Sending in that rent check every month can feel like you’re flushing money down the drain. You’re paying for a roof over your head, but it’s hard to compete with buying a home and building equity.
As it turns out, though, renting for a few years may make perfect financial sense.
Zillow’s breakeven horizon metric measures the number of years after which buying a home is more financially advantageous than renting. This period of time is calculated by comparing the net costs of buying a house with the costs of renting the same home. From here, average and median breakeven horizons are computed at the city and metro levels.
Based on Zillow’s breakeven horizon data and average home values across the U.S., here’s a look at the top 10 big cities where renters have the edge:
No. 10: Nashville, TN
Breakeven horizon: 2.6 years*
Annual change in Zillow Rent Index: 3.8%*
Homes sold at a loss: 24.56%*
Median rental price: $1,190*
The Nashville housing market has held up fairly well, but it still takes 2.6 years before buying pays off more than renting. The Zillow Home Value Index (ZHVI) increased 6% year-over-year to $140,000 in December 2012. Meanwhile, the Zillow Rent Index (ZRI) was up 3.8%. By comparison, Memphis home values were down 3.5%, and rental rates were flat, according to Zillow Chief Economist Stan Humphries.
No. 9: Austin
Breakeven horizon: 2.7 years*
Annual change in Zillow Rent Index: 6.2%
Homes sold at a loss: N/A**
Median rental price: $1,516*
As 2012 came to a close, the Austin real estate market ontinued to improve with a median home value of $209,900, a 4.7% increase. The rental market also looked favorable with the ZRI reporting a 6.2% rise.
No. 8: Denver
Breakeven horizon: 2.8 years*
Annual change in Zillow Rent Index: 9.3%
Homes sold at a loss: 21.13%
Median rental price: $1,468*
Denver is seeing double-digit growth in its median home value, up 14.1% to $233,700 as of December 2012. While the Denver housing market is doing well, it takes 2.8 years for owning a home to make the most financial sense. In the meantime, the skiing and dining mecca is a renters’ paradise.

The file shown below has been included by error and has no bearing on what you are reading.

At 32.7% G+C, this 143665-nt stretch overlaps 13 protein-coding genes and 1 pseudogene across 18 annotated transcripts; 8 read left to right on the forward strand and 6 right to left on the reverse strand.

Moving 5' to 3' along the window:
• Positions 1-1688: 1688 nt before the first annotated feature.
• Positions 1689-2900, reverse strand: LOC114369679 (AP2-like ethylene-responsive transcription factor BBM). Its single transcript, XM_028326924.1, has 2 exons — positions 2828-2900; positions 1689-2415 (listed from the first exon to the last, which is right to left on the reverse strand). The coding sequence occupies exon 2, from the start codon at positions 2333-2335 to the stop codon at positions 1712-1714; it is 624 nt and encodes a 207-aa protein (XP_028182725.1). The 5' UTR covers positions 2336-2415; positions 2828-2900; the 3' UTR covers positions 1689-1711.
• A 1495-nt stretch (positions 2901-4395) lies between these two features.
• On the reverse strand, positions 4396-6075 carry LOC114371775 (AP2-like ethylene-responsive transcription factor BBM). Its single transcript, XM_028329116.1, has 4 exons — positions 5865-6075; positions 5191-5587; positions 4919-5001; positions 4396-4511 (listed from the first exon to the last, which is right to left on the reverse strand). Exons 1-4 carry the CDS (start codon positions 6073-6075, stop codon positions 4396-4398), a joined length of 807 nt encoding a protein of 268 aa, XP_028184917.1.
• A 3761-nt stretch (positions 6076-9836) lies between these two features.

No. 7 (tie): San Jose, Calif
Breakeven horizon: 3.3 years*
Annual change in Zillow Rent Index: 4.5%
Homes sold at a loss: 33.5%
Median rental price: $2,513*
Humphries says that with more than 6,600 technology companies in San Jose, people prefer to buy. With a median annual income topping $92,500 and a median home value of $544,600, buying a home in San Jose is definitely in the cards. But with the housing market doing well, the breakeven horizon in San Jose is unsurprisingly more than three years. For technologists moving to Silicon Valley for the first time, it makes financial sense to rent until you know you’ll be in tech central for longer than 3.3 years.
No. 7 (tie): Los Angeles
Breakeven horizon: 3.3 years*
Annual change in Zillow Rent Index: 2.3%
Homes sold at a loss: 24.86%
Median rental price: $2,311*
Tied with San Jose, the Los Angeles market has the same breakeven horizon of 3.3 years. However, the two California markets are quite different. While San Jose is benefiting from a high employment rate, unemployment dominates in L.A. Home prices also fell about 35% from peak to trough, making L.A. overall more affordable for home buyers, Humphries says. This doesn’t mean it’s cheap, though. The median home value was still up 9.7% at $399,800 as of December 2012.
No. 6: San Diego
Breakeven horizon: 3.4 years*
Annual change in Zillow Rent Index: 2.9%